My relationship with food has been complex to say the least. Asthma left me with a fear of exercise as a teen and the weight piled on. I lost almost 3 1/2 stone using weekly meetings and counting everything I ate. It felt rather like re-educating myself with what was healthy or how much I should eat. Low fat, hi fibre, low carb became the norm. Although I didn't know it at the time, the tricks I learned to avoid the calories would last a lifetime. I buzzed from feeling 'thin'. Sometimes I would purposely avoid eating before a big event so that I felt good about myself. Working out became a big part of my life, I could run miles and bend in any direction imaginable. I was a fat shamer.
When it comes to how we talk about our mumbods, there are very few mothers who will tell you they like their body more now they've had a baby than they did before. I'm one of them. Don't get me wrong it's not been plain sailing - I've had to learn to change the way I think about my body and my health. What we seem to be forgetting while we tuck into a raw carrot on three hours' sleep is that being healthy and being thin are not the same thing. This was brought to my attention upon the arrival of my son. At birth he was described as a 'whopper'. It wasn't until visitors started to tell me that I should want a chunky, healthy baby that it dawned on me, being thin hasn't always been a good thing. What changed? Why do we measure our worth by the size of our bodies? Furthermore, why do we measure our worth as mothers by how quickly we can look like birth never even happened?
After a year on maternity leave, coming to terms with the absolute one-eighty your life does as soon as you give birth, I thought long and hard about the type of example I want to set for my son. I started to really question whether trying to conform to media stereotypes was something I wanted to do. It's not. Not at all. Accepting that my body has changed and continues to change has been necessary. My son needs to see that women can be happy and they can be healthy without diet and exercise routines that take over their lives. He needs to grow up to respect women for more than their bodies, to see past the skin and bones or lumps and bumps to the person.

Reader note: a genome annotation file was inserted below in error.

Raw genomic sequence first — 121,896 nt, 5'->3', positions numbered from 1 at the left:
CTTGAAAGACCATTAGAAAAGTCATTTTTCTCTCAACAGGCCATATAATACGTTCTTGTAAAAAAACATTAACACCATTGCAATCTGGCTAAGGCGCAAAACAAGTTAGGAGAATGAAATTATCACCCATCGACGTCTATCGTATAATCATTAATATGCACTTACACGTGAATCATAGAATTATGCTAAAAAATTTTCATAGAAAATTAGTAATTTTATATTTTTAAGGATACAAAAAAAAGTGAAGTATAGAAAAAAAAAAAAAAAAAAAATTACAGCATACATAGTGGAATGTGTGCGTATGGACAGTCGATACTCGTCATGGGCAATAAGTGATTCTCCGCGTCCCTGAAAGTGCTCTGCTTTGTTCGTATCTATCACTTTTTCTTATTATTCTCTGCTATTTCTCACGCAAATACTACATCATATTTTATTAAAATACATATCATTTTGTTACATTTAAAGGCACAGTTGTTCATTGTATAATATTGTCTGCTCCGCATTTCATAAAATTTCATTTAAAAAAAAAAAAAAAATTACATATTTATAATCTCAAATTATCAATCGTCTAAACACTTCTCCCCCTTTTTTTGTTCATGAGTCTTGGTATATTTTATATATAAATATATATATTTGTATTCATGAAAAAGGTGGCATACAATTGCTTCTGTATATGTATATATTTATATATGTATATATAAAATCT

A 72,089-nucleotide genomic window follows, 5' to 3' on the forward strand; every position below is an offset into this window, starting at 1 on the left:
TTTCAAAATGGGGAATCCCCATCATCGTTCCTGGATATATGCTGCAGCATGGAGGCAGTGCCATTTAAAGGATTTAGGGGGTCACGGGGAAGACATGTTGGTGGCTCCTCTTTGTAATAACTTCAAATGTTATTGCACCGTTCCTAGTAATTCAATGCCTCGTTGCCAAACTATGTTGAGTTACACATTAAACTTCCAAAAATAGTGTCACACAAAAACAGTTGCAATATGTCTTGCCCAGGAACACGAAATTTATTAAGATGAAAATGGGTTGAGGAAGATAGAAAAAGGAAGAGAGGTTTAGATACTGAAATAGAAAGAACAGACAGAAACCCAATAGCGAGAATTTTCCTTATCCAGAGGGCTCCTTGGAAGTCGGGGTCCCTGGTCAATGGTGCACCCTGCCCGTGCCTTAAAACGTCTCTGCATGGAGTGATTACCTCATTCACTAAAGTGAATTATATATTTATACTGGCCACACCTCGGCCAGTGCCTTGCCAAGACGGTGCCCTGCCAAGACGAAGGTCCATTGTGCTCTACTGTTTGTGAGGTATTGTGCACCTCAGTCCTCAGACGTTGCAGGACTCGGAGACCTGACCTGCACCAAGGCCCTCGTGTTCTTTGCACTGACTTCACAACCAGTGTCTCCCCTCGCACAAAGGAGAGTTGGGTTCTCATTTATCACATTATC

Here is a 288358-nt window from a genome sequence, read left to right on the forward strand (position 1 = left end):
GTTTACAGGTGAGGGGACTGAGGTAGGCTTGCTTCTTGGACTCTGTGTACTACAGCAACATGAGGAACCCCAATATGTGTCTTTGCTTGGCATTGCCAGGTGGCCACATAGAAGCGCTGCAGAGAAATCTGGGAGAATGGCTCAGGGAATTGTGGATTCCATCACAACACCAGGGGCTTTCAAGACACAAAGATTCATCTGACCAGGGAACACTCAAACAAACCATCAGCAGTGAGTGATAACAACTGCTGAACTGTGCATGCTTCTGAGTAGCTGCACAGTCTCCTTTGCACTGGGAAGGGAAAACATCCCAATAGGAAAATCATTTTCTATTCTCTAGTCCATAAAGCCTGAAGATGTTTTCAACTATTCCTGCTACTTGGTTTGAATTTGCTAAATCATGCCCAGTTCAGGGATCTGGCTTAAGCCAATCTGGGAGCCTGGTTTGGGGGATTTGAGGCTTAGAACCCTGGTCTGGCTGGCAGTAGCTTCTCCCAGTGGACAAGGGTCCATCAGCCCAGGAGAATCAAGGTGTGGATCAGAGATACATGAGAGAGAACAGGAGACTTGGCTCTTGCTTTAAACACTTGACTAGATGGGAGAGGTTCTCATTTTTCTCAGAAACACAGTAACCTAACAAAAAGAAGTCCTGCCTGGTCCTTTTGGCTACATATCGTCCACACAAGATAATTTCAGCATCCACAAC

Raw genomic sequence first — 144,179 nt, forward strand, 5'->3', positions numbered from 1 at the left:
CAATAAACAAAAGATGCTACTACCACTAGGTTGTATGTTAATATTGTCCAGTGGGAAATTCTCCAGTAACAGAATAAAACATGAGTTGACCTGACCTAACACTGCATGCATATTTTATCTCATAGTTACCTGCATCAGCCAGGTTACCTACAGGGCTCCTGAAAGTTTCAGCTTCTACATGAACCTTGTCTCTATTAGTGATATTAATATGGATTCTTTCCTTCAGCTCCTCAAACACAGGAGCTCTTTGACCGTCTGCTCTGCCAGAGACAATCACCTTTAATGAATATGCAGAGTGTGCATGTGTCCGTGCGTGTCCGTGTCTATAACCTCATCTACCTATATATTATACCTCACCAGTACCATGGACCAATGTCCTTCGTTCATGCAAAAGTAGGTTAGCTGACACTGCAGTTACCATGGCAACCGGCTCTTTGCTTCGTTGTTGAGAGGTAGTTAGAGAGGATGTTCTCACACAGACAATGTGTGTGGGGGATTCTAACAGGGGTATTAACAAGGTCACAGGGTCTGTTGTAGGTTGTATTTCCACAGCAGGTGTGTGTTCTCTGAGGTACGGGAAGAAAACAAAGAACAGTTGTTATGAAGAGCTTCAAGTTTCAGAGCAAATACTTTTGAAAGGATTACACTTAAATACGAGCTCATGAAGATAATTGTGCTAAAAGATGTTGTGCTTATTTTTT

The longer I am a mother, the more proud I am of my mumbod. Those amazing abs are long gone after a consultant cut straight through them. It's as if when they made that cut, they inadvertently cut the ties to that meticulous diet and that 'skinny' mindset. I feel liberated. I love that we sit down as a family to eat a meal together. That means everyone has the same food on their plates. Dairy, meat and carbohydrates all appear on our plates. I sometimes feel as if I'm the only one who eats every food group. Every day there's a new recipe for dairy free, sugar-free, gluten-free meals flying around social media.
What I've learned is that we don't have to conform to be happy. I'm moving away from dieting. It's about doing what's right for YOU. For me that's growing my own food, eating the things that I love with my family. By moving away from what's expected of me by the ever critical outside world, I can see my body for the miracle it's performed. I would encourage mums all over the world to shy away from how the media tells us to feel and to eat what makes you happy. Eat a balanced diet, eat the cake, the fruit, the bread. Enjoy exercise, dig the allotment, walk the dog, chase the kids. For goodness sake, can we please start appreciating what wonderful machines our mumbods are regardless of their shape or size before or after birth?
HuffPost UK Parents is running a week-long focus on 'Mumbod' to empower mums and mums-to-be to feel confident about their bodies pre- and post-baby. We are launching a section on the site that focuses on all aspects of mums' bodies and highlights the amazing things they are capable of. We'd also love to hear your stories. To blog for Mumbod, email email@example.com. To keep up to date with features, blogs and videos on the topic, follow the hashtag #MyMumbod.Suggest a correction